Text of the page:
3. “I’ll never find someone like them again.” The minute you start worrying about your inability to meet someone equally — or even more! — wonderful than your ex is the minute we really start to worry about you. Not even the nastiest of breakups should lead you to question your worth or the extent to which you deserve a happy ending all your own.
If you’re going down this route mentally, Maynard suggests leaning in to your imagination. How might you meet a new and amazing S.O.? How amazing could they be? How will it make you feel to have those butterflies again? Assuming your ex didn’t commit a major relationship faux pas, silently thank them for setting a high bar for your next relationship, start daydreaming, and move on. You really never know who you’re going to meet when you least expect it.
4. “I’m never going to feel like that again.” “One of the most painful parts of a breakup is the feeling that this connected, expansive, loving experience — the way you feel about your partner and how they made you feel about yourself — is inaccessible now,” Maynard says. “But your emotions live in you, not out there in the world somewhere. You can revisit them any time you want.”
As hard as it is to make a break with all the warm and fuzzy feelings you had with your former significant other, isn’t it good to know that those warm and fuzzy feelings are within reach? They’re simply waiting for the right person to make themselves known.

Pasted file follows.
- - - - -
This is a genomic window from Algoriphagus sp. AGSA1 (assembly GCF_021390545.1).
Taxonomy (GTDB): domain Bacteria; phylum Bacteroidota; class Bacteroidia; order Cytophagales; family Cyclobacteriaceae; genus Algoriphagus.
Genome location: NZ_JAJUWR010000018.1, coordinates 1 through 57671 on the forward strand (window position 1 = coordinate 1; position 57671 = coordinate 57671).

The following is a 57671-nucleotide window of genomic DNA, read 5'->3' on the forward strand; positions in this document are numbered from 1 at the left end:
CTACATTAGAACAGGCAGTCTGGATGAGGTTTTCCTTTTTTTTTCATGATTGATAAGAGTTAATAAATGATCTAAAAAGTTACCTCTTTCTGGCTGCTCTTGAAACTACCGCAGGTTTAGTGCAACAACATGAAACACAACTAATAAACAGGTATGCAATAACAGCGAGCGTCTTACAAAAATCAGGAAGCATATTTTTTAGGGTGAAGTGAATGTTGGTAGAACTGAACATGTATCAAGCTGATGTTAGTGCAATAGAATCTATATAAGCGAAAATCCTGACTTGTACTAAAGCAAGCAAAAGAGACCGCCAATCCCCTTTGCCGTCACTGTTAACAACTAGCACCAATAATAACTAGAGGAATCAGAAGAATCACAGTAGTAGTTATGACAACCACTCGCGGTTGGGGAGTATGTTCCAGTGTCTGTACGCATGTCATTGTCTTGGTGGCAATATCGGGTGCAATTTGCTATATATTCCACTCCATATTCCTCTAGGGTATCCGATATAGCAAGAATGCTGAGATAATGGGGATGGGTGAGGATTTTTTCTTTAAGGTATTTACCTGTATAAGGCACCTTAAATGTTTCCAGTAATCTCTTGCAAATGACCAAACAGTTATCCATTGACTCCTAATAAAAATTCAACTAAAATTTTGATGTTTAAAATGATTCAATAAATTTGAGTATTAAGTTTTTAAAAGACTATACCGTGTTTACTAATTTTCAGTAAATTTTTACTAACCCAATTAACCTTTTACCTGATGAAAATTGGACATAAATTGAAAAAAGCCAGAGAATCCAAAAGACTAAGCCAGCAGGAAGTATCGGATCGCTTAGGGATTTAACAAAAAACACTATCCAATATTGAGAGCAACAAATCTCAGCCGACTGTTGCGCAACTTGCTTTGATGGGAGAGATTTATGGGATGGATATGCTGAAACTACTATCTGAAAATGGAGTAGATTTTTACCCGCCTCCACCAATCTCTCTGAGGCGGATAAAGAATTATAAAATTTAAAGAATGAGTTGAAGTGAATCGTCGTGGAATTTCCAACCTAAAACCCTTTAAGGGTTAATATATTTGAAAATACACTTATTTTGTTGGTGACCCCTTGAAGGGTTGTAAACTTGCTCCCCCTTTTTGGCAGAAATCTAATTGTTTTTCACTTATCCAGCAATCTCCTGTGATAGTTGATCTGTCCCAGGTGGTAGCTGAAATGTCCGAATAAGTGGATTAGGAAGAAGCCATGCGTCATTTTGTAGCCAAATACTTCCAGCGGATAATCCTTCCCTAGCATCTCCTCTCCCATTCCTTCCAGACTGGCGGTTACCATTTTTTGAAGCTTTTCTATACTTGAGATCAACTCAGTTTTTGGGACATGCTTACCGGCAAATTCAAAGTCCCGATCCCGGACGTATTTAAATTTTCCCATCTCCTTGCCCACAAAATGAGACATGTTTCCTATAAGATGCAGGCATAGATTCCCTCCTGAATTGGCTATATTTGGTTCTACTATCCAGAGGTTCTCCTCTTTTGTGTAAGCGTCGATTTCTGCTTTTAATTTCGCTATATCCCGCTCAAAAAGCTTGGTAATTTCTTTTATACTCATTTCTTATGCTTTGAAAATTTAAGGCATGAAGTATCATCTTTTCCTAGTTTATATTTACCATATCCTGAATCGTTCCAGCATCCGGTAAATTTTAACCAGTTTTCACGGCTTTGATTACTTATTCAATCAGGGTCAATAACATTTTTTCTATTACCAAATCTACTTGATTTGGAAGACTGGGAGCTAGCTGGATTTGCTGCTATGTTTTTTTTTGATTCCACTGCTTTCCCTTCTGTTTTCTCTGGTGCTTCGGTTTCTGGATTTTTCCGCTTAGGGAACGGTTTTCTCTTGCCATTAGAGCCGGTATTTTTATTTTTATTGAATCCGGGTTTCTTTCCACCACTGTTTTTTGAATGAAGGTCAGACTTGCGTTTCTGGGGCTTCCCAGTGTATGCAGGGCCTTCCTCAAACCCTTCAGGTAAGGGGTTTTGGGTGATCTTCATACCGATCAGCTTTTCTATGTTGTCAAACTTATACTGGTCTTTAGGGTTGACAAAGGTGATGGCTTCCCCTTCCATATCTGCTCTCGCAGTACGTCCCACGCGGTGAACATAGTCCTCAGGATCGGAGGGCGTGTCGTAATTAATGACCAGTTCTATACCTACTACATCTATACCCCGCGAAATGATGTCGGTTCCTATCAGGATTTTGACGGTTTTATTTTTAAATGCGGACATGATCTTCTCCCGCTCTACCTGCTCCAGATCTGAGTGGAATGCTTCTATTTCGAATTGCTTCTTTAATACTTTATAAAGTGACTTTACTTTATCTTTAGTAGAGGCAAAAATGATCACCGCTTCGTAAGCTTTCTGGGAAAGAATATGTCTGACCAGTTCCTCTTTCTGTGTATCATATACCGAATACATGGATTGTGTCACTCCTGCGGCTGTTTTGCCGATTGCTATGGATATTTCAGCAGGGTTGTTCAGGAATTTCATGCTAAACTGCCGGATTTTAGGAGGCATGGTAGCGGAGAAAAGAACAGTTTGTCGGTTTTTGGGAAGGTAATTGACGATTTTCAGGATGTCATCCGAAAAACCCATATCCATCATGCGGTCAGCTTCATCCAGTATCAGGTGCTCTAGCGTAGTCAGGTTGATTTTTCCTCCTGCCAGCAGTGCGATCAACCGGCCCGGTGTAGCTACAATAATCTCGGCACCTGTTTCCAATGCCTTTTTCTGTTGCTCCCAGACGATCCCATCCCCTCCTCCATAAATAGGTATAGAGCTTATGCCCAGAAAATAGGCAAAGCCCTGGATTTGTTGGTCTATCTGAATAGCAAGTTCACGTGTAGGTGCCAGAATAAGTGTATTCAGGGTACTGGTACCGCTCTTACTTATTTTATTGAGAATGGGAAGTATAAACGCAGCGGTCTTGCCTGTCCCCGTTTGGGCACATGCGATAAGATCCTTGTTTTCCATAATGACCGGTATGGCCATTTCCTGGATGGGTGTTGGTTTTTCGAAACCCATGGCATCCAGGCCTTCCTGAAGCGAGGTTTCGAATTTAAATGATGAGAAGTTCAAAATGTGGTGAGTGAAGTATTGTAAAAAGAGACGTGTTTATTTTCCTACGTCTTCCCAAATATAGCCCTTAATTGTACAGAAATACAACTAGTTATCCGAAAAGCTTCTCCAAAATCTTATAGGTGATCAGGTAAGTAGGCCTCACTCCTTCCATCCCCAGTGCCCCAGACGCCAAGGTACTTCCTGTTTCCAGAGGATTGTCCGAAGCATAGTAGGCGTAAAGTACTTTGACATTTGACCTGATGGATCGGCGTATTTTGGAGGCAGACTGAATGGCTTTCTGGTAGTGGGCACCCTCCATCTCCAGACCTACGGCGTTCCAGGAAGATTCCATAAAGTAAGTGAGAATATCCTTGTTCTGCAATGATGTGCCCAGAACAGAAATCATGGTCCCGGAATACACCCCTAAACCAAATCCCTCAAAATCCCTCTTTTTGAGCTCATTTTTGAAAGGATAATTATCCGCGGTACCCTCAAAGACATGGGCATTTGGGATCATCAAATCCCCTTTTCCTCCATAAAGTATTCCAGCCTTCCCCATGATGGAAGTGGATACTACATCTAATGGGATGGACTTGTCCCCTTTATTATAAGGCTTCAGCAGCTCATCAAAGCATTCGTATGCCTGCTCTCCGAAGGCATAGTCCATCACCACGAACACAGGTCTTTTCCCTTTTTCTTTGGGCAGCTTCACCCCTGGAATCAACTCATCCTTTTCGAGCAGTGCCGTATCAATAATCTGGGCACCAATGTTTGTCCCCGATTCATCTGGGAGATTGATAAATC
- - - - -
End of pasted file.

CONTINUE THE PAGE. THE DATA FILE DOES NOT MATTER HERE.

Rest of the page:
5. “Our shared dreams are donezo.” You and your ex had plans to backpack across Europe. You were going to get a dog (you even had the breed and name picked out). You dreamed of moving to a new city at the end of the year, and of starting a brand new adventure with only each other as a safety net.
We get it — now that the relationship is over, it feels like all of those exciting plans and aspirations went out the window too. But it doesn’t have to be like that! Maynard reminds us that those dreams might happen with a different person, on a different timeline, or simply in a very different way. You might even decide to make them a reality all on your own. “The spirit of what you want out of life is still very much alive if you’re determined to achieve your dreams no matter who’s standing by your side,” Maynard says.
6. “I’m totally broken now.” If we had a nickel for every time a contestant from The Bachelor franchise referred to themselves as “broken,” we’d be cruising on our yacht in the Caribbean right now — but that doesn’t mean you need to make this story part of your customary post-breakup mental state. Remember that there’s a big difference between feeling brokenhearted and actually being broken. In time, you will recover… even if it feels hard to see an end to the sadness in the moment.
7. “I’m unlovable.” This is the very worst — and also the most false — of all the false stories you could possibly tell yourself. You? Unlovable? Forget it!
“It’s easy to internalize your partner’s decision to break up with you as a statement about who you are as a person or as a partner,” Maynard tells us. “Your worth doesn’t depend on someone else’s ability to recognize it. If someone breaks up with you, it’s not so much a verdict on your lovability as it is a demonstration of their inability to love you in the way you deserve to be loved.”
If that isn’t the truest story we’ve ever heard.
What’s the most damaging thing you’ve told yourself after a bad breakup? Tweet us @BritandCo!
(Photo via Getty)